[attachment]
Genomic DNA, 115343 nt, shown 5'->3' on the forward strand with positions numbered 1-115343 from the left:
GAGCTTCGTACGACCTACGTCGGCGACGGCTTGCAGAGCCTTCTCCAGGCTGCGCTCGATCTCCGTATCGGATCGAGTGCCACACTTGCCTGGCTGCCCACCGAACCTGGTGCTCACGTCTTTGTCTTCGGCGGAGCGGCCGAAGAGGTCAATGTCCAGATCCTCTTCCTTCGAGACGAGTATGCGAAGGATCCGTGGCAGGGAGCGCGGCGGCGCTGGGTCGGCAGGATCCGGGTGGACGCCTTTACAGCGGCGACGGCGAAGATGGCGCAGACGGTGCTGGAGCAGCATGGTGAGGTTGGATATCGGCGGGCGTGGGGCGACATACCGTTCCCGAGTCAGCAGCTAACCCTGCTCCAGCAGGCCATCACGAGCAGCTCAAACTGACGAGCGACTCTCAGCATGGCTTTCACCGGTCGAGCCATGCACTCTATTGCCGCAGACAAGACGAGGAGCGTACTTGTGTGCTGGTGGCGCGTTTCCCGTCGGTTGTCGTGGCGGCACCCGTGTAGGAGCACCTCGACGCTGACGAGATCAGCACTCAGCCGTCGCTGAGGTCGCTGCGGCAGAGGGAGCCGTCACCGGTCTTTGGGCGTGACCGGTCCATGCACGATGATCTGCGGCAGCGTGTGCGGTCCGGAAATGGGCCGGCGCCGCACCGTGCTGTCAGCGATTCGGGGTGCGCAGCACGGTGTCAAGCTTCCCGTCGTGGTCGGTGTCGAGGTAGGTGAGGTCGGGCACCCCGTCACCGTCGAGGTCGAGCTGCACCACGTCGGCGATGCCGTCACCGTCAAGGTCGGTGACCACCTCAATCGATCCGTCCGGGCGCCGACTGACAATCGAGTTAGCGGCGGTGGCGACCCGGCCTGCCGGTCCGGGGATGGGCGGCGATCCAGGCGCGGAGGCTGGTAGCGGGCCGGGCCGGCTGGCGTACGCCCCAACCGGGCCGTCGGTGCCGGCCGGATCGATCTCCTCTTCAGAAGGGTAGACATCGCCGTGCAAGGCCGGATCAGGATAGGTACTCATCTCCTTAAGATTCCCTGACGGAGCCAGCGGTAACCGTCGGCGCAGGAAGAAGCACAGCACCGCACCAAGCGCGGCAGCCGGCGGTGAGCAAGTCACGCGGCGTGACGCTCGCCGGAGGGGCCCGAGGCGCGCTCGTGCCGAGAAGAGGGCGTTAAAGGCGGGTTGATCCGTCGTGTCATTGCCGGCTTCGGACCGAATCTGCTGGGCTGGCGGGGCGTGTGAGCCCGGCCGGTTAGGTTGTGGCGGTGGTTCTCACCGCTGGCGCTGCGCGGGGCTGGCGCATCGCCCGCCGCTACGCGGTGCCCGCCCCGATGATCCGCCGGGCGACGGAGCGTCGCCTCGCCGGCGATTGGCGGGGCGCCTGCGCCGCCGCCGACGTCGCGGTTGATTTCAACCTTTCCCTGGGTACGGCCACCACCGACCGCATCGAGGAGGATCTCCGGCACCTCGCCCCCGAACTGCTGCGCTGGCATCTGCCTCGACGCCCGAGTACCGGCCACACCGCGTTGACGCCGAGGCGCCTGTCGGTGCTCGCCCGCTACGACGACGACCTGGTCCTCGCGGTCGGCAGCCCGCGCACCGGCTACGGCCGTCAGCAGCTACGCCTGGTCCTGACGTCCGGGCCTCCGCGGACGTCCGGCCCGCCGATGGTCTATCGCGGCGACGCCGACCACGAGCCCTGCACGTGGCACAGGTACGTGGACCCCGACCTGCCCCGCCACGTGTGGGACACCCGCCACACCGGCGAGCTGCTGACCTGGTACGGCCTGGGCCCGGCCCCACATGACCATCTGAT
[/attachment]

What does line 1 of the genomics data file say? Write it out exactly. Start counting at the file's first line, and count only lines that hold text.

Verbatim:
Genomic DNA, 115343 nt, shown 5'->3' on the forward strand with positions numbered 1-115343 from the left: